Ilya Kovalchuk will never lace up the skates again... at least in the NHL. If you're on this page, you're likely hurt, dazed, and somewhat confused. If you're at work when you read this, you're probably not being very productive. If you're relaxing on the couch, you most certainly have a carton of Ben & Jerry's and you plan on finishing the whole thing. Anyways, if you want an emotionally charged read on the Kovalchuk retirement, I urge you to read John's post from last night.
Kovalchuk played 11 seasons putting up 816 points in 816 games, making him a rare point per game player throughout his career. I'm going to summarize the main event in his NHL career, with a focus on his time with New Jersey.
Ilya Kovalchuk's Tenure in the NHL
6-23-2001: Ilya Kovalchuk is drafted first overall by the Atlanta Thrashers in the 2001 NHL Entry Draft. Kovalchuk was rated as the number one European player while Jason Spezza was ranked the top North American prospect.
In Kovy's first NHL season, he put up 29 goals and 22 assists. While this wasn't good enough to win him the Calder Trophy as best rookie, the Thrashers knew what they were getting.
After his rookie season, Kovalchuk went on to score 30 goals each season, for 10 consecutive seasons, in a row.
10-8-2009: Kovy reaches the 300 goal mark while playing for Atlanta.
Up to this point in Kovalchuk's career, he was heralded as a loyal player for Atlanta and no one really has a bad thing to say about Kovalchuk. He managed to tie for the Rocket Richard Trophy and continuously discusses as one of the best left wingers in the NHL. During the 2009-10 season, Kovalchuk's five year contract with Atlanta began to expire. Talk weren't going anywhere with the Thrashers and Kovalchuk was worth a lot as a rental player. There was all sorts of crazy speculation as Kovalchuk was quietly being shopped around by the Thrashers.
2-5-2010: Eventually, Lou Lamoriello came out as the dark horse and traded Niclas Bergfors,Patrice Cormier, Johnny Oduya, and a first round draft pick for Kovalchuk. Looking back, it was as great trade for the Devils as they managed to resign Kovalchuk. But first, let's look back at Kovy's first goal as a Devil. *cue sad, sappy overtones*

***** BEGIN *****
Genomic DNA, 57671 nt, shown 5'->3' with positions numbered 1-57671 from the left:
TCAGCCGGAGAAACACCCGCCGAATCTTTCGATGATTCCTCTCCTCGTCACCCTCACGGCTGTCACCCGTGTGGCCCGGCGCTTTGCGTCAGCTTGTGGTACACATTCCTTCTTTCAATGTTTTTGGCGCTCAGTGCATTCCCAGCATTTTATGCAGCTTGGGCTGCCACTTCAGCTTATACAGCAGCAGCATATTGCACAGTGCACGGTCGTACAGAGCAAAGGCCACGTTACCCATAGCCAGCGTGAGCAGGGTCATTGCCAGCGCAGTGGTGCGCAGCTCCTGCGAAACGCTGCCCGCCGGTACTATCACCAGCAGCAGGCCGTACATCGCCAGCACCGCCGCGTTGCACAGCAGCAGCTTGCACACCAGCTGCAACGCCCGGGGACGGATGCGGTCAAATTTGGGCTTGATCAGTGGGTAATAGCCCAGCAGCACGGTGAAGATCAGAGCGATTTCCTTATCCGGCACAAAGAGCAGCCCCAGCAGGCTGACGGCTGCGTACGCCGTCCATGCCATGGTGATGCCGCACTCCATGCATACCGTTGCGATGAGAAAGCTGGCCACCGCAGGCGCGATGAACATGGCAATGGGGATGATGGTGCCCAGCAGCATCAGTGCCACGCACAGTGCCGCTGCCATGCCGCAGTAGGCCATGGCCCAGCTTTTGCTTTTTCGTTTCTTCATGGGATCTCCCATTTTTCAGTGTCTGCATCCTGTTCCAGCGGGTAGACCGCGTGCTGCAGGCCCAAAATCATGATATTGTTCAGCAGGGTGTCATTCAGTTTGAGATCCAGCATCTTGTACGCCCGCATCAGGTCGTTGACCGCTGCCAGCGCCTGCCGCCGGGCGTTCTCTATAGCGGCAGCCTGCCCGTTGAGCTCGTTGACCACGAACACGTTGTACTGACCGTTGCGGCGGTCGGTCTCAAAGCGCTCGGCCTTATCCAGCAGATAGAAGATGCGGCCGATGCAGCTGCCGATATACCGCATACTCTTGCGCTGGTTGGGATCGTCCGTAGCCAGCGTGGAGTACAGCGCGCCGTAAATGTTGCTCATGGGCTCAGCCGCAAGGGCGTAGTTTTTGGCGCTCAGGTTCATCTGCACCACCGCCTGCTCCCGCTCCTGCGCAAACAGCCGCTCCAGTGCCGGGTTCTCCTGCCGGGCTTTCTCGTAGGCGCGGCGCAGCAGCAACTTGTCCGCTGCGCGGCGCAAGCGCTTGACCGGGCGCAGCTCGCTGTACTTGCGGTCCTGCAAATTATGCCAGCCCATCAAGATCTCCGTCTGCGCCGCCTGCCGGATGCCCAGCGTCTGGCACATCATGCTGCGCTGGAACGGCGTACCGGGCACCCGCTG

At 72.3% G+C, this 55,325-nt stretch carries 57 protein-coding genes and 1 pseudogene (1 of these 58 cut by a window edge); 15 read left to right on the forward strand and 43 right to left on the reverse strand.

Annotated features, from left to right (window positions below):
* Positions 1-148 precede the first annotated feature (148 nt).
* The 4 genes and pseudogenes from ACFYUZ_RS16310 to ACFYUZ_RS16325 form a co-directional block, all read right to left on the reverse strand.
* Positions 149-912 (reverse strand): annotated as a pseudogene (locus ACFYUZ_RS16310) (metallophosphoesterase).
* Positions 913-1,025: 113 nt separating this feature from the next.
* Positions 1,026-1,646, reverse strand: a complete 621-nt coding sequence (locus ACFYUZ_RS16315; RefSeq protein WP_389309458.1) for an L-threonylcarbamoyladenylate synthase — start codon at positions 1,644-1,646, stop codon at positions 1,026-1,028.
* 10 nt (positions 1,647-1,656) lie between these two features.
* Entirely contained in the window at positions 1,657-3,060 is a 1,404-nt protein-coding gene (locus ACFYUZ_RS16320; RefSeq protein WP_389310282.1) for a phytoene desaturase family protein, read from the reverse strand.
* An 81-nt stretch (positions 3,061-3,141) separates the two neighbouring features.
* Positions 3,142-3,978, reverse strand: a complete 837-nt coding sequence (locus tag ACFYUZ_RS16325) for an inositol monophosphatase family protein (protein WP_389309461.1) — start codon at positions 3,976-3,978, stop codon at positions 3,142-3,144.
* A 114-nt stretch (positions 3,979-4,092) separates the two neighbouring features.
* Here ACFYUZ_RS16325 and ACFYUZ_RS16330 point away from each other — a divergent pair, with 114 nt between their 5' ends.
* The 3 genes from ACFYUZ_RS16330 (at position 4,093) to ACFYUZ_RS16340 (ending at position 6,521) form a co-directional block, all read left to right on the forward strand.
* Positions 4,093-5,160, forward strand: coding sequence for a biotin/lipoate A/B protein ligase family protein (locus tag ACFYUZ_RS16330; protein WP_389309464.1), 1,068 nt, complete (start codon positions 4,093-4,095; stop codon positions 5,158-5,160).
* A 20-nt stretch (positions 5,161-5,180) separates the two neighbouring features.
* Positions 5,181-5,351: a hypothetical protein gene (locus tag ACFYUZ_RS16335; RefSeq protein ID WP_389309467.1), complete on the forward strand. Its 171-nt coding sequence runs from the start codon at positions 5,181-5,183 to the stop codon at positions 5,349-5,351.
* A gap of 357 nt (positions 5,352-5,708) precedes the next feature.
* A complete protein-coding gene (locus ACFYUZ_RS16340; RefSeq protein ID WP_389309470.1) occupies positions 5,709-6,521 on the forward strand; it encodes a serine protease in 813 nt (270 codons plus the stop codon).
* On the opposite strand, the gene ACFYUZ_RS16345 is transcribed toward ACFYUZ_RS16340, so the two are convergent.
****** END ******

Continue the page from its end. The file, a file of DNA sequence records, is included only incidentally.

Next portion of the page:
2-12-2010: Kovy's first goal as a New Jersey Devil.
Now, back to the real story. The Devils managed to agree to terms with Kovalchuk to a very long term deal (17 years) worth $102,000,000.00.
But wait, there's more!
9-4-2010: The NHL rejected the contract on the premises that it "circumvented the spirit of the salary cap". At this point, headlines begin to include drastic words such as "saga" and "epic". Devils fans became angry as the Devils were forced to renegotiate a contract worthy of the NHL stamp of approval. Five weeks later, Kovalchuk inked a 15 year, $100 million commitment with the Devils. The saga was complete for now. Now dim the lights, get a box of Kleenex and let's look at Kovy's significant accomplishments with the Devils.
5-25-2012: Kovalchuk scores a huge goal to put the Devils up two and help send them to the Stanley Cup Finals!
The Devils lost in the Stanley Cup Finals but seemed to be on top of the world. However, the summer of 2012 was not all that great to the organization. Zach Parise left for the state of hockey and the NHL locked out the players.
9-15-2012: During the lockout, some players chose to play in other places than the NHL. One popular option was the Europe, specifically, the KHL. Several big names travelled back to Mother Russia to play hockey. This included big names like Alex Ovechkin, Evgeni Malkin, and Ilya Kovalchuk, Pavel Datsyuk, just to name a few. Kovalchuk even became the captain of the KHL team, SKA.
10-3-2012: Kovalchuk scores his first KHL goal.
10-8-2012: Kovalchuk scores a hat trick while playing for SKA during the NHL lockout
After a splendid time in the KHL, putting up 18 goals and 23 assists in 35 games, the NHL lockout ends. This is where a few red flags pop up about Kovalchuk's feelings about the NHL.
1-9-2013: Kovalchuk states that he will come back to the NHL
1-11-2013: Devils start training camp without Kovy.
However, the New York Times puts up a few quotes saying Kovalchuk may not be committed to the NHL.
Kovalchuk, 29, had cast doubt on his future with the Devils when he was quoted by Russia's Sport-Express as saying that he was "not in a hurry to get to America."
He added: "Time will tell. Nothing is out of the question." He said that he would need to read the new labor agreement before making plans.
-Tom Pedulla, http://www.nytimes.com/2013/01/14/sports/hockey/devils-open-training-camp-with-ilya-kovalchuk-still-in-russia.html
1-15-2013: Kovalchuk returns after the KHL All-Star game and prepares for the season.
4-25-2013: Kovalchuk's last goal as a Devil.
7-11-2013: Ilya Kovalchuk announces his retirement from the NHL.
7-11-2013: Kovalchuk will reportedly play in the KHL.
Sport-Express is reporting that Kovalchuk will play for SKA in the KHL.— Alexander Zaytsev (@AlexandrZaytsev) July 11, 2013
7-11-2013: Greg Wyshynski reports that Kovalchuk could get north of $15 million a year playing for SKA.
3 years, 5 months, and 7 days. That is the amount of time Kovalchuk spent in black and red.
I'll let that sink in.